Wear your heart on your sleeve? Now you can wear a Jaguar as well

British restoration specialist and jewelry maker produce limited-run of E-type cufflinks made from recycled original 1961 pistons

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E-type cufflinks are limited supply and priced at around $210 a pair | Icarus Originals photos

Classic Motor Cars is a restoration business in Bridgnorth, UK, that specializes in rebuilding Jaguar E-types. 

“We work on E-types every day of the week,” said managing director Nigel Woodward. “Owners are constantly asking for extras for their cars like bespoke picnic hampers and luggage or specific upgrades. It occurred to me that we should provide something for the owners themselves.”

Woodward also is a private pilot and had seen jewelry that Icarus Originals, in nearby Shrewsbury, had produced from aircraft parts, so he contacted Icarus about doing jewelry for E-type owners. 

The initial result is cufflinks made from the original aluminum pistons for a 1961 Jaguar Series 1 fixed-head coupe. 

Cufflinks delivered in mahogany box

Icarus was founded by John Mercer and Alan Lock, former Royal Air Force and Royal Navy engineers. They have done previous work using pieces from everything from the last flying Vulcan to the Concorde.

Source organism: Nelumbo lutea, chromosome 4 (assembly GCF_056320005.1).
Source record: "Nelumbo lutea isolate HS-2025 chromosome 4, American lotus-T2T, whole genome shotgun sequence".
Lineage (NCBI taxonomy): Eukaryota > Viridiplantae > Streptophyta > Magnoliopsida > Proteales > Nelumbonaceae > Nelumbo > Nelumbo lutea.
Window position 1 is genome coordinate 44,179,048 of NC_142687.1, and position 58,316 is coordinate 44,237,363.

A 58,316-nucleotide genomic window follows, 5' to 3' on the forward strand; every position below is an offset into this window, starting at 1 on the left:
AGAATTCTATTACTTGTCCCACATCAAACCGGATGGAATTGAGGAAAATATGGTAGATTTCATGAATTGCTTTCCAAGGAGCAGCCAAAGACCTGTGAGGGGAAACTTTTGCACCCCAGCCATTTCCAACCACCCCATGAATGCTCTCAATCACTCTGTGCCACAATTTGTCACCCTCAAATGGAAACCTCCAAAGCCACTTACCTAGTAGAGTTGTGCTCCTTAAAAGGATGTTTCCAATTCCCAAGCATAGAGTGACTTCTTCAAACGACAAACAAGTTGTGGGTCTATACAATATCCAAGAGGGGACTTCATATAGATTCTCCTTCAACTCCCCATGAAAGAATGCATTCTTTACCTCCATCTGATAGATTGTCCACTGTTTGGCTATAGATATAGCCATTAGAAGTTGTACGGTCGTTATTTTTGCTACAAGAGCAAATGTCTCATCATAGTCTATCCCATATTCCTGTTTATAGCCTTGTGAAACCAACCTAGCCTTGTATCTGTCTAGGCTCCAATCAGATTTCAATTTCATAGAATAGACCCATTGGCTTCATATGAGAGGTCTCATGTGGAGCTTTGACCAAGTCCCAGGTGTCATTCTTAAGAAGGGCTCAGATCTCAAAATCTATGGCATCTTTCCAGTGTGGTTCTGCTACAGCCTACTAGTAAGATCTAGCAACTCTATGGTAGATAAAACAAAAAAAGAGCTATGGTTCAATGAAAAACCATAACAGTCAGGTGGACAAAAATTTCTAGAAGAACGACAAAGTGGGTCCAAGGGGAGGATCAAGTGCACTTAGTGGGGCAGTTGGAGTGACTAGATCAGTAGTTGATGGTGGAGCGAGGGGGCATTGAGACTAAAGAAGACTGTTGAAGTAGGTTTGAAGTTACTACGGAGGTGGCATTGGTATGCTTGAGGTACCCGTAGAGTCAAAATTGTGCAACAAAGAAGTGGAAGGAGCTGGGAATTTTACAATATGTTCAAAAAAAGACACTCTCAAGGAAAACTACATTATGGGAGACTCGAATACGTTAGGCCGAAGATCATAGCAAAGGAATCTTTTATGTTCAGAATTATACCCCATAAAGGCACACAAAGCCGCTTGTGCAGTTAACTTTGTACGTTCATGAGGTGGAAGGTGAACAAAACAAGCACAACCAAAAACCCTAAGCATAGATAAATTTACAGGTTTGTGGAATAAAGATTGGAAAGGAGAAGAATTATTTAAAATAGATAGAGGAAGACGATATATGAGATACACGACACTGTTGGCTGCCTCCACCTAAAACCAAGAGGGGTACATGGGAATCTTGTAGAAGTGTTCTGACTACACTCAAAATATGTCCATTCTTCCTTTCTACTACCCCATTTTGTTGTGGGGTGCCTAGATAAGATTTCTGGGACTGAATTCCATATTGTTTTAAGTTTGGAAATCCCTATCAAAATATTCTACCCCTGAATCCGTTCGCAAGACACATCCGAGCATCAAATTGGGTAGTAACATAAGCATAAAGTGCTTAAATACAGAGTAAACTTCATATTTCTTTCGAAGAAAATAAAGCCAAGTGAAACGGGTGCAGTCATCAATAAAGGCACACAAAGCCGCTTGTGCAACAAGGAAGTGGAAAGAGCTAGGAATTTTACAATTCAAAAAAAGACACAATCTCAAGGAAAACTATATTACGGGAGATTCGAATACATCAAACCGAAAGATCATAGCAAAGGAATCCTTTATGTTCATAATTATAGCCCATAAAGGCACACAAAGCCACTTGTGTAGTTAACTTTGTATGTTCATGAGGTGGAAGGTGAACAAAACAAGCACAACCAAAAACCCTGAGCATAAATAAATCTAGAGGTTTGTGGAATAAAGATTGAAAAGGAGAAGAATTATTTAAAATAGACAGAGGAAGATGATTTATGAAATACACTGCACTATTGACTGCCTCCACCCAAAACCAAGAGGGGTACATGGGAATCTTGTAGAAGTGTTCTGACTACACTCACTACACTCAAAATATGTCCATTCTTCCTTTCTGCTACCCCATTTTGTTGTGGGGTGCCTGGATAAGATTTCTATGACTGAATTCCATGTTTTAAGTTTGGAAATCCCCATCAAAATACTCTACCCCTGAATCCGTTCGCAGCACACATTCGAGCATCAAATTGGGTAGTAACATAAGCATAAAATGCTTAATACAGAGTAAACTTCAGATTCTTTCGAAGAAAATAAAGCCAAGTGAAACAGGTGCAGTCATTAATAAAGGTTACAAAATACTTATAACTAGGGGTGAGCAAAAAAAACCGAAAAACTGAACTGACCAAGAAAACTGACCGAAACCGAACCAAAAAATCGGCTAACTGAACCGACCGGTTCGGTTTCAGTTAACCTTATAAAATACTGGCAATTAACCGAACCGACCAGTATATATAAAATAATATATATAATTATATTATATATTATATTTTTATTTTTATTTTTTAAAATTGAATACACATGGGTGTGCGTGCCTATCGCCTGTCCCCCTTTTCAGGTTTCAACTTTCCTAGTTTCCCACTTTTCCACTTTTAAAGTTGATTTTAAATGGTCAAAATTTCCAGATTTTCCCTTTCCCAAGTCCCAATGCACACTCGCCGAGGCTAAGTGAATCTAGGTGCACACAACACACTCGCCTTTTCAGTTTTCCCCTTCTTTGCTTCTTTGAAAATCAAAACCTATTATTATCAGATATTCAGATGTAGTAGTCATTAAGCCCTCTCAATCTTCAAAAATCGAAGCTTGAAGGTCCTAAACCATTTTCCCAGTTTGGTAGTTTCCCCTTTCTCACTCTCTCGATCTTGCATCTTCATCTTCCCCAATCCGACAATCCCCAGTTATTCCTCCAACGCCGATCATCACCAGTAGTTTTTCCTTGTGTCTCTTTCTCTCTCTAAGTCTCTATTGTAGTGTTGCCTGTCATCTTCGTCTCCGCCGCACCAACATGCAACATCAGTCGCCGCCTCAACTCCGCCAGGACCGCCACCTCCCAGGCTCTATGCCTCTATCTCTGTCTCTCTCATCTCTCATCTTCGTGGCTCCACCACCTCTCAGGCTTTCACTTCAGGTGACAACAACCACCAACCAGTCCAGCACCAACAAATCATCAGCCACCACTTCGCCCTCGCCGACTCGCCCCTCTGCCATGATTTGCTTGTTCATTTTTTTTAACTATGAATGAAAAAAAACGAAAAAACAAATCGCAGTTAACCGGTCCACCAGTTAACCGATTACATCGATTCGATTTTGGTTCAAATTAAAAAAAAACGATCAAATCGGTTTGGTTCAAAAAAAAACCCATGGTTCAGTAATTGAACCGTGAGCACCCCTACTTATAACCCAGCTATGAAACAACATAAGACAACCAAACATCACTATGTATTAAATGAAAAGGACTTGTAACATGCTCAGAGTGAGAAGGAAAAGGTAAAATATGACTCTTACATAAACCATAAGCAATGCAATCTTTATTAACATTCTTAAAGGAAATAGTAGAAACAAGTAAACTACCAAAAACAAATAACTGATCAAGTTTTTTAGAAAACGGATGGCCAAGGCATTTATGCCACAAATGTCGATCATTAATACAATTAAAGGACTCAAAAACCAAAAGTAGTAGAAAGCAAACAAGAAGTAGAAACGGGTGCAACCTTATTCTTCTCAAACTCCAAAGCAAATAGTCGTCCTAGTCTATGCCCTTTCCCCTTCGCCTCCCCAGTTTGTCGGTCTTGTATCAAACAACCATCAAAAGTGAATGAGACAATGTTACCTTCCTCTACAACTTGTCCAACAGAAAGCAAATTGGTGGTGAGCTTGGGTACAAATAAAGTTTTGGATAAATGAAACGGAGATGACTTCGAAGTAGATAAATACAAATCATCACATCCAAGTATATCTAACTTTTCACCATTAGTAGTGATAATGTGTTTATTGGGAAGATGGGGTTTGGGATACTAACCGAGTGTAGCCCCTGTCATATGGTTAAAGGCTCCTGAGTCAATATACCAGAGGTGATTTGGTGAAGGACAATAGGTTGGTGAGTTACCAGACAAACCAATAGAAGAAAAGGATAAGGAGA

Although this is our first foray into automotive heritage, when you look at first rate classics like the Series 1 E-Type, they share all the same design qualities as aviation icons such as the Concorde; a sense of purpose, potency and beauty,” said Mercer.

Woodward said the cufflinks are only the start, and that the partners are considering jewelry for women in the future.

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The E-type cufflinks will be produced in a series of 750 sets, packaged in a mahogany box and sold for £169.99 ($210) by Icarus Originals.

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A former daily newspaper sports editor, Larry Edsall spent a dozen years as an editor at AutoWeek magazine before making the transition to writing for the web and becoming the author of more than 15 automotive books. In addition to being founding editor at ClassicCars.com, Larry has written for The New York Times and The Detroit News and was an adjunct honors professor at the Walter Cronkite School of Journalism and Mass Communication at Arizona State University.

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